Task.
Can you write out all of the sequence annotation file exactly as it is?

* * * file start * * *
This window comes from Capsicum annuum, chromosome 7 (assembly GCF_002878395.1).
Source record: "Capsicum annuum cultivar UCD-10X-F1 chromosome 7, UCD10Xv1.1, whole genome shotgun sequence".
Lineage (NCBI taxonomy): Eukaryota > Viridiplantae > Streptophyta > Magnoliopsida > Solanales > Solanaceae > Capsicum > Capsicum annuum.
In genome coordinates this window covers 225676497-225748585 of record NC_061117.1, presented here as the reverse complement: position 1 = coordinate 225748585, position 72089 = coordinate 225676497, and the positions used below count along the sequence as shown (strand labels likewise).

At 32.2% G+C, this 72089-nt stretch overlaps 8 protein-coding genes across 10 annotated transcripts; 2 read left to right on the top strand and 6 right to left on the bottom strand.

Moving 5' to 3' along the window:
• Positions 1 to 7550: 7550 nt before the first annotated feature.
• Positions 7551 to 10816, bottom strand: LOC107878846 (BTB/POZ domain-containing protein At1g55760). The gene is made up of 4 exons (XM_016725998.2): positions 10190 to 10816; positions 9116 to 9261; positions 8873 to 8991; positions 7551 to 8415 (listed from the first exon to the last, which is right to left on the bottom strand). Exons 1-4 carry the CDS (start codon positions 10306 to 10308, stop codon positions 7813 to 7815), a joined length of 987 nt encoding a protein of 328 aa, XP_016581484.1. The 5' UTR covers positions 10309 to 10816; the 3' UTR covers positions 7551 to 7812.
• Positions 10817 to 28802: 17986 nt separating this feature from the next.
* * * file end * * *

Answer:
This window comes from Capsicum annuum, chromosome 7 (assembly GCF_002878395.1).
Source record: "Capsicum annuum cultivar UCD-10X-F1 chromosome 7, UCD10Xv1.1, whole genome shotgun sequence".
Lineage (NCBI taxonomy): Eukaryota > Viridiplantae > Streptophyta > Magnoliopsida > Solanales > Solanaceae > Capsicum > Capsicum annuum.
In genome coordinates this window covers 225676497-225748585 of record NC_061117.1, presented here as the reverse complement: position 1 = coordinate 225748585, position 72089 = coordinate 225676497, and the positions used below count along the sequence as shown (strand labels likewise).

At 32.2% G+C, this 72089-nt stretch overlaps 8 protein-coding genes across 10 annotated transcripts; 2 read left to right on the top strand and 6 right to left on the bottom strand.

Moving 5' to 3' along the window:
• Positions 1 to 7550: 7550 nt before the first annotated feature.
• Positions 7551 to 10816, bottom strand: LOC107878846 (BTB/POZ domain-containing protein At1g55760). The gene is made up of 4 exons (XM_016725998.2): positions 10190 to 10816; positions 9116 to 9261; positions 8873 to 8991; positions 7551 to 8415 (listed from the first exon to the last, which is right to left on the bottom strand). Exons 1-4 carry the CDS (start codon positions 10306 to 10308, stop codon positions 7813 to 7815), a joined length of 987 nt encoding a protein of 328 aa, XP_016581484.1. The 5' UTR covers positions 10309 to 10816; the 3' UTR covers positions 7551 to 7812.
• Positions 10817 to 28802: 17986 nt separating this feature from the next.